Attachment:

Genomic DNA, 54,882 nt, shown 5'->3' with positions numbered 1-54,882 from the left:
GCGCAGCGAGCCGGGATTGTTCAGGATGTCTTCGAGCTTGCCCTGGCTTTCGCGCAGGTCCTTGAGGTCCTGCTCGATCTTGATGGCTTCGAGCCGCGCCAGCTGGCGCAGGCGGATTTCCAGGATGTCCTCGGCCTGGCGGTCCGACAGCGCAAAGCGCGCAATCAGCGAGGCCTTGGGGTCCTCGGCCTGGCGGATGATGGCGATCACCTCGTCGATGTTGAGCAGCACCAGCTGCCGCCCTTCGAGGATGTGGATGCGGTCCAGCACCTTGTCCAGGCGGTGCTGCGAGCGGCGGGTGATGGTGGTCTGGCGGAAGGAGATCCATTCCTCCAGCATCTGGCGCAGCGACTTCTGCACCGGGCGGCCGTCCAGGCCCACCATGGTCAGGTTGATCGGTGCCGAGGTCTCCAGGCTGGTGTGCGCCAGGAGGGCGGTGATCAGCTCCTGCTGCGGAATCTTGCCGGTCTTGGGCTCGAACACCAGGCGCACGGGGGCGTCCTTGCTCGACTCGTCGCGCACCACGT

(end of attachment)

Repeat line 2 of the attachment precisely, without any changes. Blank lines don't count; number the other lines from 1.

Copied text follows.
GCGCAGCGAGCCGGGATTGTTCAGGATGTCTTCGAGCTTGCCCTGGCTTTCGCGCAGGTCCTTGAGGTCCTGCTCGATCTTGATGGCTTCGAGCCGCGCCAGCTGGCGCAGGCGGATTTCCAGGATGTCCTCGGCCTGGCGGTCCGACAGCGCAAAGCGCGCAATCAGCGAGGCCTTGGGGTCCTCGGCCTGGCGGATGATGGCGATCACCTCGTCGATGTTGAGCAGCACCAGCTGCCGCCCTTCGAGGATGTGGATGCGGTCCAGCACCTTGTCCAGGCGGTGCTGCGAGCGGCGGGTGATGGTGGTCTGGCGGAAGGAGATCCATTCCTCCAGCATCTGGCGCAGCGACTTCTGCACCGGGCGGCCGTCCAGGCCCACCATGGTCAGGTTGATCGGTGCCGAGGTCTCCAGGCTGGTGTGCGCCAGGAGGGCGGTGATCAGCTCCTGCTGCGGAATCTTGCCGGTCTTGGGCTCGAACACCAGGCGCACGGGGGCGTCCTTGCTCGACTCGTCGCGCACCACGT